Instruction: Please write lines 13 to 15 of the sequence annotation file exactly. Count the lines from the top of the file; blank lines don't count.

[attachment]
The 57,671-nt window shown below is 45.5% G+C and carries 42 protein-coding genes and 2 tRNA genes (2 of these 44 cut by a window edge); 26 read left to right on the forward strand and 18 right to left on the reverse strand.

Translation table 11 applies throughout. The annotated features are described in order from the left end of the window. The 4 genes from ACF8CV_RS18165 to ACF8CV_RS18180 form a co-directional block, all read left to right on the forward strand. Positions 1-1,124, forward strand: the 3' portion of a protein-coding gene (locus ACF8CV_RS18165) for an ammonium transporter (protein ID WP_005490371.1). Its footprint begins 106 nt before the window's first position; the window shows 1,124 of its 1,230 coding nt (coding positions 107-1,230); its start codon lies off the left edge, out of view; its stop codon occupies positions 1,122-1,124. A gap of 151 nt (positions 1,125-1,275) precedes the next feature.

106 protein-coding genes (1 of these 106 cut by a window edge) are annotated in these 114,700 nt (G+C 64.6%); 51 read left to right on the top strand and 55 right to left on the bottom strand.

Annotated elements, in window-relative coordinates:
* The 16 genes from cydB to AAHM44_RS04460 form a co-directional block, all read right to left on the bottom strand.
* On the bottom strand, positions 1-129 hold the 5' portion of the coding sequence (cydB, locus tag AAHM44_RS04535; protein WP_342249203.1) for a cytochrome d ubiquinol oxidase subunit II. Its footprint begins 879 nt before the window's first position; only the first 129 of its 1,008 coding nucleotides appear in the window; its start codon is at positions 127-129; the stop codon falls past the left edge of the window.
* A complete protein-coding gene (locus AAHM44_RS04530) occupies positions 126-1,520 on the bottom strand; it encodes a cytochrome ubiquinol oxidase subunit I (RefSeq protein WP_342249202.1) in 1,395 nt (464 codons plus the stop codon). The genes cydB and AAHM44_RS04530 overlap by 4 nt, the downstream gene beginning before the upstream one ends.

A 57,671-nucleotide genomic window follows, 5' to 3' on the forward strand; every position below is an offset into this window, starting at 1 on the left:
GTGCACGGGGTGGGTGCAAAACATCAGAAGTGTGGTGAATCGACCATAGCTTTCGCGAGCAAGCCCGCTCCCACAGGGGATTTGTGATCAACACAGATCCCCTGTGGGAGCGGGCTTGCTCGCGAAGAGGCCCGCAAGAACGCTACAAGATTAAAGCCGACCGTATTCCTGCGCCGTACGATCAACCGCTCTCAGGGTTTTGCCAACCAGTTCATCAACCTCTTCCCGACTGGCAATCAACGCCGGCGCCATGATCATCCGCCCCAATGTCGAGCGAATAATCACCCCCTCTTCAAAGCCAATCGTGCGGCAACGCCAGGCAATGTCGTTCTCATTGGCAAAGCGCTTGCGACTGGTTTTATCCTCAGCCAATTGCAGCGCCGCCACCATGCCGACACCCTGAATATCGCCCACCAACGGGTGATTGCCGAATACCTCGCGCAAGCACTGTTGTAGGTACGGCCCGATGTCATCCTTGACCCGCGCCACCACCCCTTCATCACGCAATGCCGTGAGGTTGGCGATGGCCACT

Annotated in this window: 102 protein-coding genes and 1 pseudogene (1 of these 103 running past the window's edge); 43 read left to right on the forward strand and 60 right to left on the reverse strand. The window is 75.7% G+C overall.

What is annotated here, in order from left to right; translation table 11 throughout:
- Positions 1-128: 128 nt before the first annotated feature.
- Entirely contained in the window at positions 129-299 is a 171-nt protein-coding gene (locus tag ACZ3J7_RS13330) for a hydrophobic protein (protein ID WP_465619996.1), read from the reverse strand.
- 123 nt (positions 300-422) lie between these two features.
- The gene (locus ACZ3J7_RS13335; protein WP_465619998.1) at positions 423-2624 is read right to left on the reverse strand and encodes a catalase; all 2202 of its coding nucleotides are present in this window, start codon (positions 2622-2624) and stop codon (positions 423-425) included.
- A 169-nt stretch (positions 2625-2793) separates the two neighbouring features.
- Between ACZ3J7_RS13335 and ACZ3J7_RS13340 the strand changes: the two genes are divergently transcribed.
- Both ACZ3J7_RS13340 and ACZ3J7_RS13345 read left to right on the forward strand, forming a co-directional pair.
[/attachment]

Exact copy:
- Entirely contained in the window at positions 129-299 is a 171-nt protein-coding gene (locus tag ACZ3J7_RS13330) for a hydrophobic protein (protein ID WP_465619996.1), read from the reverse strand.
- 123 nt (positions 300-422) lie between these two features.
- The gene (locus ACZ3J7_RS13335; protein WP_465619998.1) at positions 423-2624 is read right to left on the reverse strand and encodes a catalase; all 2202 of its coding nucleotides are present in this window, start codon (positions 2622-2624) and stop codon (positions 423-425) included.